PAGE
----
Indeed, that was the whole point. Jesus stated in no uncertain terms that he came to fulfill the law, that is to say the old laws no longer applied — not abolished but simply irrelevant and moot, no longer applicable. He brought a new revelation, not anti-authoritarian revolt that reacts against the old but non-authoritarian love that manifests the radically new. Love was all that one needed to understand, as it always had been the one and only truth, so claimed Jesus.
Based on everything we know from the Gospels, Jesus would’ve condemned any parent who murdered or attempted to murder their child for hearing voices. When he was brought to a man possessed by demons, he didn’t declare the man must be punished, banished, or killed. No, instead, he healed the man of what was possessing him. Anyone who believes that they should fully and literally follow the Old Testament, even to the point of murdering children, whatever they might be they for certain are not a Christian or at least not a follower of Jesus.
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As supposedly described by the Hebrew prophet Zechariah and, below that, as explained by Julian Jaynes:
King James Bible
1 In that day there shall be a fountain opened to the house of David and to the inhabitants of Jerusalem for sin and for uncleanness.
2 And it shall come to pass in that day, saith the Lord of hosts, that I will cut off the names of the idols out of the land, and they shall no more be remembered: and also I will cause the prophets and the unclean spirit to pass out of the land.
3 And it shall come to pass, that when any shall yet prophesy, then his father and his mother that begat him shall say unto him, Thou shalt not live; for thou speakest lies in the name of the Lord: and his father and his mother that begat him shall thrust him through when he prophesieth.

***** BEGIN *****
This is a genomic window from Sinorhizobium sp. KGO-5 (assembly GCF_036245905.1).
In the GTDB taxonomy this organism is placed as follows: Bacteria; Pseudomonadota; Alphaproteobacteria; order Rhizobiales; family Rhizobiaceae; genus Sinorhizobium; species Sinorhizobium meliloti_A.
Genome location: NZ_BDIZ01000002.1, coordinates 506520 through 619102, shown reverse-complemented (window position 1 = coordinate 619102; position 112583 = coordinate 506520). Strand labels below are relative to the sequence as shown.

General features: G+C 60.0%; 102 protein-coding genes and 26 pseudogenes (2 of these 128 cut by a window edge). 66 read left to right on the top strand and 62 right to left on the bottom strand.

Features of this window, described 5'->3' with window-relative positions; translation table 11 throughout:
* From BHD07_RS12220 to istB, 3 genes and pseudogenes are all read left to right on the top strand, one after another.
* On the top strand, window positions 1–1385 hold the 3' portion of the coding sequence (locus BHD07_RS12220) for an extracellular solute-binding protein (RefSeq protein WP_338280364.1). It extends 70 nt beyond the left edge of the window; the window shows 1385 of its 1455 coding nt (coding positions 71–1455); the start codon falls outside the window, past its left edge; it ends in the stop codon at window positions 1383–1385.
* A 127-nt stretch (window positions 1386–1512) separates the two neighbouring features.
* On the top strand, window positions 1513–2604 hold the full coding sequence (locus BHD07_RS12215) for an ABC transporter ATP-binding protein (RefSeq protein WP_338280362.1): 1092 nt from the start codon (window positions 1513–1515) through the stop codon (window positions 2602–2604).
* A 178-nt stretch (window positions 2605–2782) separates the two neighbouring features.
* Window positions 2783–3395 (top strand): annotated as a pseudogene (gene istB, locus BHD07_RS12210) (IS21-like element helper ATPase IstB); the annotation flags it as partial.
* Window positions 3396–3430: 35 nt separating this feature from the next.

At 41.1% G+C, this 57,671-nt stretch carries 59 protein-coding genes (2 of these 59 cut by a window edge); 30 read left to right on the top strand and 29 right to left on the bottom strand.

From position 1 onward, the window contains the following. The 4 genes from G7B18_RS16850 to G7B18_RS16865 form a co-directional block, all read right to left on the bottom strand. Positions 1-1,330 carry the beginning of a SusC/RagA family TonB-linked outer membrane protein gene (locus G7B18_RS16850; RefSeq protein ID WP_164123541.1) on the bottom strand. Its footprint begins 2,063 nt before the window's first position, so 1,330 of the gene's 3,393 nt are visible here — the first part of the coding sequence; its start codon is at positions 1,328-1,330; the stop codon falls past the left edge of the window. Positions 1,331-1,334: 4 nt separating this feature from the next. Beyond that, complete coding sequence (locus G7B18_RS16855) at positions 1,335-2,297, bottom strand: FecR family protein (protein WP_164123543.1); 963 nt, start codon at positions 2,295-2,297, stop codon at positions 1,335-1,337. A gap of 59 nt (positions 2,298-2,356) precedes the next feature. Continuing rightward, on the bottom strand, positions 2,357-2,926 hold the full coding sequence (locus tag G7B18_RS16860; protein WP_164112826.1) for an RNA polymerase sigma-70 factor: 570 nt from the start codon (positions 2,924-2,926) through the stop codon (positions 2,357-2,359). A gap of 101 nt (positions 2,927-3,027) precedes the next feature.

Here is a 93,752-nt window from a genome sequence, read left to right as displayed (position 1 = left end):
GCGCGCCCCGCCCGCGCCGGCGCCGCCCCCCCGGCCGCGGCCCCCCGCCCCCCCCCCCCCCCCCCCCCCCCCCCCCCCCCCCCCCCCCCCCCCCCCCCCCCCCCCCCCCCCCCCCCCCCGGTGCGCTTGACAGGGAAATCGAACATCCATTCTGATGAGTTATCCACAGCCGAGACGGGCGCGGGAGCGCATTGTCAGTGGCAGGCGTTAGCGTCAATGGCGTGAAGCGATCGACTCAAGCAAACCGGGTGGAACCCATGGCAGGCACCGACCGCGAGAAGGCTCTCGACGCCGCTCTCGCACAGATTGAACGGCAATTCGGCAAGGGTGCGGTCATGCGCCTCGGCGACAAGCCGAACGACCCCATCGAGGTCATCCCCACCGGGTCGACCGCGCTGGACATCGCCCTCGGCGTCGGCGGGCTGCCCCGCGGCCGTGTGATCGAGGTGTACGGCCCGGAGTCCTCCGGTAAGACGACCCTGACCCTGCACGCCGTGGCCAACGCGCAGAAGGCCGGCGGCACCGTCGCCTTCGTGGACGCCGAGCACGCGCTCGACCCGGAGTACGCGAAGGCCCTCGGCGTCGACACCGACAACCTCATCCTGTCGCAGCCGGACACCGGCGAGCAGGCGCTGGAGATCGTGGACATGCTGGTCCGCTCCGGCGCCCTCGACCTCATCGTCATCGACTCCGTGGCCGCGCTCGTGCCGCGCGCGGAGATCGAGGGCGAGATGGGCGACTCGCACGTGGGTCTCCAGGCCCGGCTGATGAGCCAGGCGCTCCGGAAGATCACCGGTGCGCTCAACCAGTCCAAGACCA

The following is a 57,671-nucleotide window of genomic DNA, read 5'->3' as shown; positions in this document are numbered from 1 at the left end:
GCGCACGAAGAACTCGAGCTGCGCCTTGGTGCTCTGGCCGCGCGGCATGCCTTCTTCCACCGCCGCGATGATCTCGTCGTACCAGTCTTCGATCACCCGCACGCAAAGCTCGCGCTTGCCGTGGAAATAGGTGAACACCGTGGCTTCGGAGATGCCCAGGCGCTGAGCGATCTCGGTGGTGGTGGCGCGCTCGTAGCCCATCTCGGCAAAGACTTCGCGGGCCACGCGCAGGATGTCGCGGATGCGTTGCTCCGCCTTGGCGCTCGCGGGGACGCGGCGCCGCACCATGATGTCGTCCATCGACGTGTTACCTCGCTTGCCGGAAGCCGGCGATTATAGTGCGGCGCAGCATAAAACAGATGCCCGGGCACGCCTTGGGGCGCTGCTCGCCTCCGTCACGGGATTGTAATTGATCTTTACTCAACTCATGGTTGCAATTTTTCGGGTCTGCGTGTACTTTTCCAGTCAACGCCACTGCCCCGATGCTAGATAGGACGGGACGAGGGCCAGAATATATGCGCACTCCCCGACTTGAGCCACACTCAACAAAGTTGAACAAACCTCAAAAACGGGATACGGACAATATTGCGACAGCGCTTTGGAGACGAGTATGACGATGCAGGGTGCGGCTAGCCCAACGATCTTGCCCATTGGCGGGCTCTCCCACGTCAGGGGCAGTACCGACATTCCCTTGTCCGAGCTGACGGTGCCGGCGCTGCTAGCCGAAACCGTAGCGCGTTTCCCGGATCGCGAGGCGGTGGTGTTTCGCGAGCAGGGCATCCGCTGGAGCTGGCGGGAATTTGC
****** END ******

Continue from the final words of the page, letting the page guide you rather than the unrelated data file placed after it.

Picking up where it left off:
4 And it shall come to pass in that day, that the prophets shall be ashamed every one of his vision, when he hath prophesied; neither shall they wear a rough garment to deceive:
5 But he shall say, I am no prophet, I am an husbandman; for man taught me to keep cattle from my youth.
6 And one shall say unto him, What are these wounds in thine hands? Then he shall answer, Those with which I was wounded in the house of my friends.
7 Awake, O sword, against my shepherd, and against the man that is my fellow, saith the Lord of hosts: smite the shepherd, and the sheep shall be scattered: and I will turn mine hand upon the little ones.
8 And it shall come to pass, that in all the land, saith the Lord, two parts therein shall be cut off and die; but the third shall be left therein.
9 And I will bring the third part through the fire, and will refine them as silver is refined, and will try them as gold is tried: they shall call on my name, and I will hear them: I will say, It is my people: and they shall say, The Lord is my God.
The Origin of Consciousness in the Breakdown of the Bicameral Mind
by Julian Jaynes
A further vestige from the bicameral era is the word ob, often translated as a “familiar spirit.” “A man also or woman that have an ob . . . shall surely be put to death,” says Leviticus (20:27). And similarly Saul drives out from Israel all those that had an ob (I Samuel 28:3). Even though an ob is something that one consults with (Deuteronomy, 18:11), it probably had no physical embodiment. It is always bracketed with wizards or witches, and thus probably refers to some bicameral voice that was not recognized by the Old Testament writers as religious. This word has so puzzled translators that when they found it in Job 32:19, they translated it absurdly as “bottle,” when clearly the context is that of the young frustrated Elihu, who feels as if he had a bicameral voice about to burst forth into impatient speech like an overfull wineskin.